Because of such a large number of women who wanted to abort, the conditions in hospitals were awful. The medical personnel didn’t have time to be nice and polite, and even the medical supplies were on a miserable level. Women had to bring their own compression stockings. If they forgot them, there was no surgical procedure.

I didn’t want to develop the film like a classical social drama, because it would have been just another emotional film with a message. Here, you can take any conclusion you want. I chose a blend of thriller and horror to speak about a social topic. I wanted to bring that claustophobic feeling of a horrible preassure forward. The girl is not only scared for her health, she is also petrified of her future and everybody else in that hospital corridor. For that reason we had the scene with a blackout when the light suddenly turned red, which symbolises the blakout of her mind, and at the same time – the red colour stands for communism and for blood. Also, it’s the type of red light used in the darkrooms for developing films, because she starts seeing what she’s doing in that moment. She is actually killing that other woman in the red light while she’s stealing her stockings. It was a hard decision she had to make, chosing her own life over someone elses. But then she changed her mind, and she brought back the stockings, and decided to keep the baby.

I used the red light that could be interpreted one way or the other, and it’s up to the audience what they will make out of it.

The photography is very monochrome. Although not black & white, it is almost completely drained of life. Can you tell me how much of it was your decision.

We had the set built in a studio, so none of the scenes were shot in a real hospital. We had a huge access to all kinds of lighting. Due to the architecture of the setting I decided to shoot the film in one take, and everything had to be rehearsed to perfection. It took us two full days to do it, and on then third day we were shooting the film. We were rehearsing dialogues, movements and lighting, specific timing of the action, basically everything. All decisions regarding the colour grading, photography, camera movement, light and music were decided about before the shooting because I wanted to bring the audience to a specific place, and to make them withess the events that took place in that particular time, in order to be able to understand what the main protagonist was going through.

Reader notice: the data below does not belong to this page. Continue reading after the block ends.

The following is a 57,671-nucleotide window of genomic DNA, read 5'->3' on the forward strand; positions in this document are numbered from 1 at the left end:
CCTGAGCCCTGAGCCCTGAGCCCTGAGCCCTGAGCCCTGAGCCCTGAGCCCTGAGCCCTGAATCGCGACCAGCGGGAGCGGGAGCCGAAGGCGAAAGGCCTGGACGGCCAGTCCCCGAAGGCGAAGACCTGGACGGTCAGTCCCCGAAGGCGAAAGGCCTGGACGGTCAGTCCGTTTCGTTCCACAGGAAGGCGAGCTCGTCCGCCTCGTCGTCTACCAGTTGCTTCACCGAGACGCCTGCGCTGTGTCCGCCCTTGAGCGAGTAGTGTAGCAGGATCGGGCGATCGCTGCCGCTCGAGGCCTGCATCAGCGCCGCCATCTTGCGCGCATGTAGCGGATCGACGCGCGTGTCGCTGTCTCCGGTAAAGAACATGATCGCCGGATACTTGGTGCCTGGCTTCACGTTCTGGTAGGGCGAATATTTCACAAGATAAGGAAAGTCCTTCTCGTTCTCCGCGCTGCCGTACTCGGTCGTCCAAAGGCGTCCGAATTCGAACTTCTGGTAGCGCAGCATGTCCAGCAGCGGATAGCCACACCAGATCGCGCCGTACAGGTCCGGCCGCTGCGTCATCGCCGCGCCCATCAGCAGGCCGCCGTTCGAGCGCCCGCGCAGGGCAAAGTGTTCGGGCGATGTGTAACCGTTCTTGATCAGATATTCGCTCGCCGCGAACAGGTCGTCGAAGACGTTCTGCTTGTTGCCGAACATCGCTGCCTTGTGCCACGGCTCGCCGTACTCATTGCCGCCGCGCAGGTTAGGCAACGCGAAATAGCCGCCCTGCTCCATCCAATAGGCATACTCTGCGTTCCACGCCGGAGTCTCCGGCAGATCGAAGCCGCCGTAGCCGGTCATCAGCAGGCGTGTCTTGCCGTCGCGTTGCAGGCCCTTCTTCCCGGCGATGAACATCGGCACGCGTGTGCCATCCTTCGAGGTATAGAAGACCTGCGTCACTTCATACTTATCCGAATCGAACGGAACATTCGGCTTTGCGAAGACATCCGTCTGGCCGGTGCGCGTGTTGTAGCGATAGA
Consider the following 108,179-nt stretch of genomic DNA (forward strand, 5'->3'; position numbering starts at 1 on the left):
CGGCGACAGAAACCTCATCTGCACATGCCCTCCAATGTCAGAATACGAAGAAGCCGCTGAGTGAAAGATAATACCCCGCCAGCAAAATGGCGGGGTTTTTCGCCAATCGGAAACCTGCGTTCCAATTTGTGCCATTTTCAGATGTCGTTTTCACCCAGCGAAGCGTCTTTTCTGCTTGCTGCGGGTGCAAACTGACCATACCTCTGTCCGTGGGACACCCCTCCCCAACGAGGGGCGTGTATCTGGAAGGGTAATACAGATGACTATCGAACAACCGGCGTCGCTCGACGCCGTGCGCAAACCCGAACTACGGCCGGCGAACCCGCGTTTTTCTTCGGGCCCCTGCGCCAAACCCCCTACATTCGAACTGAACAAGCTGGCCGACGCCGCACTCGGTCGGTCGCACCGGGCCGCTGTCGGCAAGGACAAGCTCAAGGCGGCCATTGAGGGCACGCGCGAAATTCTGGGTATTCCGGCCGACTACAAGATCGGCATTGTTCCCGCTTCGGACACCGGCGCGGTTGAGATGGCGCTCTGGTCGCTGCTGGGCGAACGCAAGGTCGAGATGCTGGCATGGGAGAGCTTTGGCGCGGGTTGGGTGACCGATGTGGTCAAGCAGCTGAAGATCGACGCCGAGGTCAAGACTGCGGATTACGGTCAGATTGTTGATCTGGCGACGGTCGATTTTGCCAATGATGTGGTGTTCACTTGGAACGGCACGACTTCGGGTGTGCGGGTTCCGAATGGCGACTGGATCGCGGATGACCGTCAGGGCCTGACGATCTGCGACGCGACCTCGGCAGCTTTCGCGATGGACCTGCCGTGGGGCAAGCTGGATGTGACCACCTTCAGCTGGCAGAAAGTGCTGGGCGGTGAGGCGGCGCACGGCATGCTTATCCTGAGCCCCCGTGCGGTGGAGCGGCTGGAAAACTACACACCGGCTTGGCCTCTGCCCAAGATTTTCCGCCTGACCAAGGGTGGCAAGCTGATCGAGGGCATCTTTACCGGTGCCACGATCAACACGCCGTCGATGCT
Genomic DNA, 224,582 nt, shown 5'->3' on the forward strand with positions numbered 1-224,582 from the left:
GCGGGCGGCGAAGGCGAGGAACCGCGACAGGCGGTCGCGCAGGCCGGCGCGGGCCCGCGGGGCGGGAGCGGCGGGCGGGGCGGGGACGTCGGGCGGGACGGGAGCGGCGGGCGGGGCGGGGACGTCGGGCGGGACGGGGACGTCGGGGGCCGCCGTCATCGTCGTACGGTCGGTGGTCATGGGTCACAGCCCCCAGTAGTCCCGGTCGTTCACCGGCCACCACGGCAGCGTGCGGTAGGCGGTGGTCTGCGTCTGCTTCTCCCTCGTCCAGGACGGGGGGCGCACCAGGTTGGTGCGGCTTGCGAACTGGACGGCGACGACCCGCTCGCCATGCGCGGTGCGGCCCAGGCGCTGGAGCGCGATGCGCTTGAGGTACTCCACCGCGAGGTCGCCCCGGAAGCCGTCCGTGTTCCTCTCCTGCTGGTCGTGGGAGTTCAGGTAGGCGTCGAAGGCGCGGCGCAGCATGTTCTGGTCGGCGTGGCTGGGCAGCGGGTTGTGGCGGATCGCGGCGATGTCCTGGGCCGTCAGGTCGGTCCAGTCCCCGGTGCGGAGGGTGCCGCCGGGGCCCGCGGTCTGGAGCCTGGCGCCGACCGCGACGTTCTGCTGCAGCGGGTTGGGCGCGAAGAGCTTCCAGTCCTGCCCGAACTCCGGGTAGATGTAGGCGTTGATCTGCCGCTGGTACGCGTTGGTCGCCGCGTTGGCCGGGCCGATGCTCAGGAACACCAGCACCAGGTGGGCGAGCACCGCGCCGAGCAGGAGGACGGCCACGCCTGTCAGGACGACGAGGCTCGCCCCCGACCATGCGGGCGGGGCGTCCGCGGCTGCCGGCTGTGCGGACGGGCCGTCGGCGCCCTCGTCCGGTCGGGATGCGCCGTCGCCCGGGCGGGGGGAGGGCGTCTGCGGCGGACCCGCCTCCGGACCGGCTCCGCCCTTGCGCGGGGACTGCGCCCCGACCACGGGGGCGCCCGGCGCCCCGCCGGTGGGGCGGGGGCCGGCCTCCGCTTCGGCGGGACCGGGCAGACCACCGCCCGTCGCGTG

That’s why I chose the anamorphic lenses to make the background look like being observed through the human eye, with the focus in the middle. We always had her in the centre, focusing on her face or on the back of her head and shoulders. We were basically constantly breathing on her neck. That was the reason for the choice of lighting. The neon lamp is flickering in the rhythm of her heartbeat.

I decided for a monochromatic photograph because the communist regime made the life in Czechoslovakia very grey. There were basically no colours. The clothes were in the shades of brown, grey and black. When you look at the photographs from the archives, everything is simply grey. Also, because of that atmosphere that reigned in hospitals, stern, lifeless, the colour of the skin is almost completely white. People almost look like corpses. The girl is so swollen, sweaty and white, she looks like being ill. The aim with our choices was to make the setting look disguisting.

It is necessary to show to children, men and women that this has already happened before, and that it should never happen again. I wanted to stand up as a man and say very loud: “Hey guys, stop this. This is crazy!”

How would you describe your film to a potential viewer?

It’s a 15 minute long film depicting life-changing events for a young woman in post-communist Czechoslovakia. It is shot in one take, because real life is not edited.

How did you cast your lead actress?

That was one of the most difficult things about making this film, because I was looking for a very specific type of girl. Because it was the end of the 1980s we opted for a very modern look – short hair and leather jacket, piercing and such. I wanted to make sure that my lead would represent thousands of young women after the fall of the communist regime. Only few months before the time time the film was set in, she couldn’t have possibly looked like that.